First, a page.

“What’s really exciting is that there’s already this critical mass of talent in St. Louis,” said Tony Frasier, executive vice president of Global Operations, Maxar. There’s the historical skill sets around cartography and image science, but also a great basis in emerging areas like software development and data science. So, as we look at how we expand our footprint, we are committed to establishing a presence [in the city]. I’m excited about developing enduring relationships both at the university level, but also in outreach. And to help close the gap in areas where we can drive economic development for those that need it.”

For small business entrepreneurs like Sekhar Prabhakar, CEO, CEdge Software Consultants, co-chair of USGIF’s Small Business Advisory Working Group and co-chair of USGIF’s St. Louis Area Working Group, having companies like Maxar come to the area allows partnerships between small and large business.

“Large organizations do a lot of work to get business. So, it is really good to piggyback on some of those opportunities,” said Prabhakar. “This platform here in St. Louis is providing networking for all the small businesses.”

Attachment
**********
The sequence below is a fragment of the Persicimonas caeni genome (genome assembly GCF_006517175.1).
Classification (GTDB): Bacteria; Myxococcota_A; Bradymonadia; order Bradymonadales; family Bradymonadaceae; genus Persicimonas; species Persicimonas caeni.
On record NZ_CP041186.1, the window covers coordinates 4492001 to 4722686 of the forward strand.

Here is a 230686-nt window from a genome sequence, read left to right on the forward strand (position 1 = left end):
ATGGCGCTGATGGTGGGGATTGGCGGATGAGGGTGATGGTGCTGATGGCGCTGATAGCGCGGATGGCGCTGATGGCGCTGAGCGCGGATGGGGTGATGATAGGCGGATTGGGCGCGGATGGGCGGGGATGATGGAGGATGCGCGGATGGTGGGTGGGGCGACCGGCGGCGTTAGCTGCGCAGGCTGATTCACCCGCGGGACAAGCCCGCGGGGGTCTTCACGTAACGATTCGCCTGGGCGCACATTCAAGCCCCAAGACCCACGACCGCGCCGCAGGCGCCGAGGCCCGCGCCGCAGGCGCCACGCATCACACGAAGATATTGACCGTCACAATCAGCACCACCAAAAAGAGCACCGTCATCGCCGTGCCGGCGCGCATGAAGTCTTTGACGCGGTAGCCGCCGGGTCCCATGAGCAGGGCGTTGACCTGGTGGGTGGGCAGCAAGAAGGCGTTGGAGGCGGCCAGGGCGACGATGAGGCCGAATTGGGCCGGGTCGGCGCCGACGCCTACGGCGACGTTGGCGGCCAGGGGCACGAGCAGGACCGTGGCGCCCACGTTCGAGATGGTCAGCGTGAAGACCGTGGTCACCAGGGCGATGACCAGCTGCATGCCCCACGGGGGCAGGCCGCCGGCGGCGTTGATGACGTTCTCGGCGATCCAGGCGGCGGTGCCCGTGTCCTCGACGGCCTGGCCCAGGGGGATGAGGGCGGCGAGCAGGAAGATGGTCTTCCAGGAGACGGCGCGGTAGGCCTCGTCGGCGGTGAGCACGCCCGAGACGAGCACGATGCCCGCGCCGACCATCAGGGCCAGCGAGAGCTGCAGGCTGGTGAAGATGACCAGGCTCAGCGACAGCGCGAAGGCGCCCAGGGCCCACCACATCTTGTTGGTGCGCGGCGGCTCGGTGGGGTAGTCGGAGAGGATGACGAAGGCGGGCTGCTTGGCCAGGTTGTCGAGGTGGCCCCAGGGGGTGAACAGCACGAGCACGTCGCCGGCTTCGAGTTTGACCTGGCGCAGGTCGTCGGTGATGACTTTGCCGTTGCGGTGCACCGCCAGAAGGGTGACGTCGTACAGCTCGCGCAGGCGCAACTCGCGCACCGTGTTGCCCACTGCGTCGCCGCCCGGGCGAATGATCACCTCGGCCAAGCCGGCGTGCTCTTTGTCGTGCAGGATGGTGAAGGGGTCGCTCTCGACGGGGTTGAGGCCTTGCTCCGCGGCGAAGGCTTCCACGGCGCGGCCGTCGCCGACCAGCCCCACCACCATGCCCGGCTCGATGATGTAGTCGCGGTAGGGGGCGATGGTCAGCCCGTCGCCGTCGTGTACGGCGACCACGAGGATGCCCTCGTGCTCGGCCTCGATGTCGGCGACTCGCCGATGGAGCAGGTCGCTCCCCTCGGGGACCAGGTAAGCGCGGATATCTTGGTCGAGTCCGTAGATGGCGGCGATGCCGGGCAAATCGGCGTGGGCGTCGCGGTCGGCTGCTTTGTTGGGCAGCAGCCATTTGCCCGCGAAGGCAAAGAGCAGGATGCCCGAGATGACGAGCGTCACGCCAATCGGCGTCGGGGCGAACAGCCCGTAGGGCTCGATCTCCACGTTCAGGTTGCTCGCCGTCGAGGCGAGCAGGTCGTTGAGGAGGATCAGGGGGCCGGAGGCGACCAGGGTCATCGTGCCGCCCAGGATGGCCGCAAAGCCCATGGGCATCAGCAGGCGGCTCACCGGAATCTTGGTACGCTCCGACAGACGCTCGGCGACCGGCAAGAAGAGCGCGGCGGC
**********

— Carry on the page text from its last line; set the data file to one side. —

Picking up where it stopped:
The GeoFutures plan is one piece of a much larger city-backed initiative to bring economic equality and growth to St. Louis, said Otis Williams, executive director, St. Louis Development Corporation.

“We’re committed to the growth and we’re committed to working with our stakeholders to ensure that they’re successful,” said Williams. “We’re working with our neighborhoods to ensure that they’re included in this entire process, that they benefit from transforming the neighborhood around the new campus.”

Featured Image: illustration of NGA N2W | Photo Credit: NGA

Related


Posted by Lisbeth Perez